Digital Fluency Addressing the Gender Gap in Extractive Industries

Digital Fluency Addressing the Gender Gap in Extractive Industries

Women have faced different challenges in their way to succeed in the extraction sector. One of those challenges was the belief that women could not work in extractive industries because of their inability to deal with heavy analytical equipment. This misconception has prevented many women from seeking academic degrees in the fields of science, technology, engineering and mathematics (STEM), or joining the related challenging industries.

In the meantime, drilling and operation machinery in the fields of oil, natural gas, and mining is developing, being digitally transformed and challenging the previously conceived perceptions. The digitized equipment helped women along the process and encouraged them to reject the stereotypes of “male-dominated” industries. Using recent technologies in the extractive fields could help Egypt bridge the gender gap in these sectors as it helps women have more flexibility to challenge the existing barriers.

Women in Extractive Fields

Women’s participation in extractive fields is very low, especially in leadership positions. A study published by the UK’s Women in Mining (WIM) and PwC in 2013, entitled ‘Mining for Talent’ revealed that “the mining industry has the fewest number of women on its boards of any other industry, with women occupying only 5% of the board positions of the top 500 global listed mining companies.”

Data of the Petroleum Equipment and Services Association (PESA) previously revealed that only 15% of the United States’ oil and gas workforce is female, which decreases in higher-paying technical jobs. Meanwhile, in North America and Western Europe, according to an article published by Bloomberg Business Week, women run less than 2% of oil and gas firms. “Women comprise only about one-fifth of the oil and gas industry’s ranks, far lower than many other major sectors,” Bloomberg noted.

In order to know how to attract women to extractive fields, it is important to recognize what drives them away in the first place. Women’s participation in energy sectors and extractive industries is low because “fewer women than men undertake studies in STEM. Moreover, the average digital literacy of women is lower than that of men,” according to an article entitled ‘Relevance of gender in the policy area by the European Institute for Gender Equality (EIGE)’.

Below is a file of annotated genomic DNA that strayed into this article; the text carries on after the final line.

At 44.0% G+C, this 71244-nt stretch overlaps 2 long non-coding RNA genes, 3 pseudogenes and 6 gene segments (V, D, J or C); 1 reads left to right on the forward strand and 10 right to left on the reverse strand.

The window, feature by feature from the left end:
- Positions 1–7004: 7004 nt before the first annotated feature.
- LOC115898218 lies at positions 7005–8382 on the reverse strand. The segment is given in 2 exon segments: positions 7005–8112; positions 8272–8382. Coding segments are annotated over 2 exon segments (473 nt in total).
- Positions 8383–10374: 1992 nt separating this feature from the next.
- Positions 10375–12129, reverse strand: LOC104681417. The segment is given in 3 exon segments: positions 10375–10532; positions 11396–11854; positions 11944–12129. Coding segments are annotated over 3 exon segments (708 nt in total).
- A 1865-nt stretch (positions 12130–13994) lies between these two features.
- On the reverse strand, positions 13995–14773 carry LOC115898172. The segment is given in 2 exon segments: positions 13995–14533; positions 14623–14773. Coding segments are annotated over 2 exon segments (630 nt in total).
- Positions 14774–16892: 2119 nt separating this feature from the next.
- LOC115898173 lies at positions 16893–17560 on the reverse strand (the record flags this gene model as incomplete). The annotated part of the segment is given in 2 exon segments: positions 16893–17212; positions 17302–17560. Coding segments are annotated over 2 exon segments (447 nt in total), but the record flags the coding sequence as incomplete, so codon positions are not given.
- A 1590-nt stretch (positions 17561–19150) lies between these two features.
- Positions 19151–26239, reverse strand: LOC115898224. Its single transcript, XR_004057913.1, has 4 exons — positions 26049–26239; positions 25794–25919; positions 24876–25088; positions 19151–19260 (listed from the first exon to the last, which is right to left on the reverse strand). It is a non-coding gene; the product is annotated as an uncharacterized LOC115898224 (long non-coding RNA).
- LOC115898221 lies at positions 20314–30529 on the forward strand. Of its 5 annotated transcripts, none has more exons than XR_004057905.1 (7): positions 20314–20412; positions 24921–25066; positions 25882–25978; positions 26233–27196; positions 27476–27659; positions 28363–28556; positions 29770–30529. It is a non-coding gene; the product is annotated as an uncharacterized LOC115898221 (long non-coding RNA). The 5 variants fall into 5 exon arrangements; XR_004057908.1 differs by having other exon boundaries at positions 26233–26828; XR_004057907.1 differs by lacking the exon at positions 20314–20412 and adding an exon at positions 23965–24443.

Digital illiteracy is usually higher in developing countries. “Globally, there is a 12% gender gap in internet use; in the world’s least developed countries the gap widens to 31%,” according to the United Nations Entity for Gender Equality and the Empowerment of Women (UN Women).

Accelerating Digital Fluency for Women

“At the current rate of digital adoption, developed nations likely will not achieve workplace gender equality until 2065, and developing nations until 2100. But if governments and businesses can double the pace at which women become frequent users of technology, we could reach gender equality in the workplace by 2040 in developed nations and by 2060 in developing nations,” as per a study published by Accenture, entitled ‘Getting to Equal: How Digital is Helping Close the Gender Gap at Work’.

Digital fluency is the extent to which employees use and embrace the digital technologies in order to be more connected, effective and knowledgeable. Boosting digital fluency of women helps them walk through their career path in mining, and oil and gas.

“I think there is no doubt, whether in Accenture study from 2016 or further studies, digital fluency does improve and does create the level of parity that women relate to more,” Botan Osman, Managing Director of Restrata, said during the Women in Energy Conference in the Egypt Petroleum Show (EGYPS 2019), which was concluded on February 13.

According to Accenture Digital Fluency Model, “nations with higher rates of digital fluency among women have higher rates of equality in the workplace.” This shows the importance of increasing the digital fluency of women in Egypt, as it will help the country achieve balance in its extractive fields, which need to include women as new talents to boost the industry.

An analysis by Pew Research published in 2015, revealed that 54% of contributors believe women play a larger role in managing children’s activities and schedules. Additionally, 47% of respondents stated that mothers do more work when they are taking care of sick kids. In developing countries like Egypt, women have many imposed social responsibilities and they need to achieve balance between personal life and career. Layla El Hares, General Manager Developments and Asset Manager Egypt at Shell, stated during EGYPS 2019 that being tolerant regarding having more flexible hours is important for retaining female employees, adding that companies need to adapt to working mothers’ needs.